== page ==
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County DA going after Juul Labs
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San Joaquin County District Attorney’s Office has launched an investigation into the largest e-cigarette manufacturer in the United States that could end up leading to civil and criminal charges against the company responsible for more than three-quarters of the current domestic market. 

In a video announcement posted on social media, District Attorney Tori Verber Salazar said that her office will begin the process of investigating Juul Labs Inc. – a San Francisco-based company that is 35 percent owned by the successor to the Phillip Morris corporation that generates an estimated $2 billion in annual sales – for a pair of violations of the California Business and Professions Code. 

“Today we’re going to announce the investigation into the largest distributor of e-cigarettes in the United States of America, currently presiding over 76.1 percent of the market – Juul,” Verber Salazar said in the announcement that was shared on YouTube and distributed by the District Attorney’s Office. “We are going to proceed on a 17200 and 17500 investigation – 17200 is an unfair business practice, it’s a civil remedy for the San Joaquin District Attorney’s Office, and 17500 has a dual purpose for false and misleading information being provided to the public which results in harm and we can proceed civilly and criminally on that prospect. 

“We will be proceeding with that investigation – we will be looking to support documents in the next 45 days and will evaluate those documents as to what those charges will be going forward.”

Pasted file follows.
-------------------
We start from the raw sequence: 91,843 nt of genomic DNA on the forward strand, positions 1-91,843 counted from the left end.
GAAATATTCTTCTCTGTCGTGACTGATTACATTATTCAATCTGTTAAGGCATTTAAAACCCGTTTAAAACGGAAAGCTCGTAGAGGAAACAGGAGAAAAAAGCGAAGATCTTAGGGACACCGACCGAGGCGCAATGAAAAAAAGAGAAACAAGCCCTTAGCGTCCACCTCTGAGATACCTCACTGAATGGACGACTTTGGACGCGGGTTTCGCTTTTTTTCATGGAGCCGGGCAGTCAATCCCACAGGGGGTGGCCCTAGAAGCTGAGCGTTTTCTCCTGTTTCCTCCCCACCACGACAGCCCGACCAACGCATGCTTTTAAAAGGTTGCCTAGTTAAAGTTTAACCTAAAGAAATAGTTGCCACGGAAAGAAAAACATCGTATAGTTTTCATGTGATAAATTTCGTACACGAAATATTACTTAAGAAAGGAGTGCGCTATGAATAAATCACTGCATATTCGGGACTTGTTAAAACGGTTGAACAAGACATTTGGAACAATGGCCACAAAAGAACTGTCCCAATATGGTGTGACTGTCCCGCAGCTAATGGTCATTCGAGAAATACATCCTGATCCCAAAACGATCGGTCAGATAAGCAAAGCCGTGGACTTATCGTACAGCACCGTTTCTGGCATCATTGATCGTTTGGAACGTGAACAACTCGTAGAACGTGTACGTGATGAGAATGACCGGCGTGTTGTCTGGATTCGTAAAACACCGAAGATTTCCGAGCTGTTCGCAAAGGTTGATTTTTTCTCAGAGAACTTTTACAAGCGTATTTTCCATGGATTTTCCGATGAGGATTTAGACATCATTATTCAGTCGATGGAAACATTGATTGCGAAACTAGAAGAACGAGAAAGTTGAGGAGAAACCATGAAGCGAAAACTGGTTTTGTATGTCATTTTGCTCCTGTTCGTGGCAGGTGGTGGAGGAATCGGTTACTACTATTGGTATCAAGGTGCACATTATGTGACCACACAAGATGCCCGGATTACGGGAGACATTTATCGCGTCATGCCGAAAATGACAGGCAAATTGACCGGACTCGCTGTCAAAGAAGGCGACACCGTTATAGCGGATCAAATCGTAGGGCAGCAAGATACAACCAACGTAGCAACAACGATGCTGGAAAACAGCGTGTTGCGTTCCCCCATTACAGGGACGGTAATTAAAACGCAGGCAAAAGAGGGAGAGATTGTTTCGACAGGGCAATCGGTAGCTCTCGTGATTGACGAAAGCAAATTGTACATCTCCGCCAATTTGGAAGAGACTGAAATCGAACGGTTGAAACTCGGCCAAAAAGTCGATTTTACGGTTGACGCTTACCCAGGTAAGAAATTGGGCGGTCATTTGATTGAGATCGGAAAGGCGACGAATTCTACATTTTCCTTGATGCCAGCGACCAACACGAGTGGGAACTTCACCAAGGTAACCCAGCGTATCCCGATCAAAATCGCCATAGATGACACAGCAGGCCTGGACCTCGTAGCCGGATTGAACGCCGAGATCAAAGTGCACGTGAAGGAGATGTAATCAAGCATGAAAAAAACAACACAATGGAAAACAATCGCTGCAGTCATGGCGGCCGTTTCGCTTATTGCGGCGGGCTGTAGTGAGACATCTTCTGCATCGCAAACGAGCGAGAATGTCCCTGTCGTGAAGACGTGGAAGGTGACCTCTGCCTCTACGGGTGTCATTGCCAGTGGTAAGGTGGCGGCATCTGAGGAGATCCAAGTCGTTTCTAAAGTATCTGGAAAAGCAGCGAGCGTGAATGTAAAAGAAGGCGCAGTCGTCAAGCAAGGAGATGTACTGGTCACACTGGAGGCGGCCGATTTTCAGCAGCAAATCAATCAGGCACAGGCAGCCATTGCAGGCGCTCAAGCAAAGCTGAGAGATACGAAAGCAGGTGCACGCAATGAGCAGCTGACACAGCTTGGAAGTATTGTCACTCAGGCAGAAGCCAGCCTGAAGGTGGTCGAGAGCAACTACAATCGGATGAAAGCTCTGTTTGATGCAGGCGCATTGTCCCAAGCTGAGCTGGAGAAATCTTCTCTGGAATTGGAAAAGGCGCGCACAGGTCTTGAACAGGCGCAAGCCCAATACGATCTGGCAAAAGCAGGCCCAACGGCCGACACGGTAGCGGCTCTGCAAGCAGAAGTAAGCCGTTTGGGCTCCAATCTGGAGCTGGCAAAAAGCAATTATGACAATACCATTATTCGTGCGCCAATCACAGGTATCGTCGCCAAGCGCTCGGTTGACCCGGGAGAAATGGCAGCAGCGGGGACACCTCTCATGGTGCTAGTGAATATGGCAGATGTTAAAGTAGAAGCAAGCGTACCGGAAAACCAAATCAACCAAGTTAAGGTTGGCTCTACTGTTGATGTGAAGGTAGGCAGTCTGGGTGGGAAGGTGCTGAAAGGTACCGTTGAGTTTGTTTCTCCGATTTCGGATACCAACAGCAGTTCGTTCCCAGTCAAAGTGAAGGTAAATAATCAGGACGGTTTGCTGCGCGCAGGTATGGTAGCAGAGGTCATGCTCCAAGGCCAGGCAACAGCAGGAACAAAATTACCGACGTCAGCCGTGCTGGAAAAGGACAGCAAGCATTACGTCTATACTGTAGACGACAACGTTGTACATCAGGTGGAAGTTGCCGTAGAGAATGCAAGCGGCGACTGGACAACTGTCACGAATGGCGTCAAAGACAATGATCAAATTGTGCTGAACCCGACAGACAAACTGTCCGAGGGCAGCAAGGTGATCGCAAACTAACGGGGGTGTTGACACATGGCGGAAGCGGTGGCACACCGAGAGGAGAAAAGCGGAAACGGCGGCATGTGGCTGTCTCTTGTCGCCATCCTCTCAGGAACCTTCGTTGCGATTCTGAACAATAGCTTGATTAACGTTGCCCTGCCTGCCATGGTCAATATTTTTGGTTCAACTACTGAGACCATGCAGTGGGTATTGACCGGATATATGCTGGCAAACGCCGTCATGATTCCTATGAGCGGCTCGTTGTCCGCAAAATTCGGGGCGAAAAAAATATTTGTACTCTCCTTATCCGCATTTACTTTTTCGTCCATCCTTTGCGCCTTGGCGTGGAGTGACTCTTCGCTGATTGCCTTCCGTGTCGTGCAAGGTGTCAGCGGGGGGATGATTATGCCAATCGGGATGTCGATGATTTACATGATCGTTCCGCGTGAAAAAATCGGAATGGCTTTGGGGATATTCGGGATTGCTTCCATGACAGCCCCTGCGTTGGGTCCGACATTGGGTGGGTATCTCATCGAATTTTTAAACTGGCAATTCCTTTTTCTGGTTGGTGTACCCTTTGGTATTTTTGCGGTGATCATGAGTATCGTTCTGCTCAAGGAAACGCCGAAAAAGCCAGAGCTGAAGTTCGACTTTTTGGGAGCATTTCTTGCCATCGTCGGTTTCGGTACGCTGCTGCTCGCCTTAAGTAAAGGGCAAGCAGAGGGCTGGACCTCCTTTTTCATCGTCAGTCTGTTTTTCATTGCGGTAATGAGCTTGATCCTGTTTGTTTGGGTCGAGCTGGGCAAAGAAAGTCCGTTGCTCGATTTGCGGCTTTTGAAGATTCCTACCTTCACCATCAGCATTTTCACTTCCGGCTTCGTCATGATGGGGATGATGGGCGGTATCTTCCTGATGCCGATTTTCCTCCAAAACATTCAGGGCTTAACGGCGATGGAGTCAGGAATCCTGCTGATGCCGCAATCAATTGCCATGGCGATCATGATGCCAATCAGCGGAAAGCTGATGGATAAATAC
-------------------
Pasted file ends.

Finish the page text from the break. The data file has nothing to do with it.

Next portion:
Verber Salazar has been pointed in her criticisms of the embattled company – which saw its CEO resign last month after a particularly brutal month of press for the e-cigarette and vaping industry spurred by health concerns and a mysterious illness that has perplexed health experts across the country – and has gone so far as to previously hint at proposing an ordinance that would at least temporarily ban the sale of e-cigarettes in the county. At a Board of Supervisors meeting last month, Verber Salazar called on all business to stop selling the potentially harmful devices, citing the impact on youth that she feels were unfairly targeted through creative advertising and marketing that her office will not investigate to see if it ran afoul of the law. 

The announcement and press conference included comments from a Ripon High School student who announced that vaping is an epidemic amongst young people in her community that has reached the point where students have to physically leave the classroom to go and smoke their Juul devices out of the prying eyes of teachers – more often than not in the bathrooms on campus. 

The revelation from the Ripon student and one from Contra Costa County that also spoke only reiterated Verber Salazar’s commitment to hold the company accountable for its actions affecting young people. 

“Here in San Joaquin County our job is public safety and if you think that you can come into this county and you can harm our youth and we’re not going to fight you back, you’re wrong,” Verber Salazar said of the company that some industry experts believe targeted young people with its advertising and selection of “flavors.” “So today, we fight and we’re asking every other county in the state to fight with us and we’re asking the state to take a stand – a real stand, one that bans this destructive product. 

“Because we are not going to sacrifice the youth of San Joaquin County and the great State of California for this mismarketing, misleading, fraudulent journey that Juul has taken our youth on.”

To contact reporter Jason Campbell email or call 209.249.3544.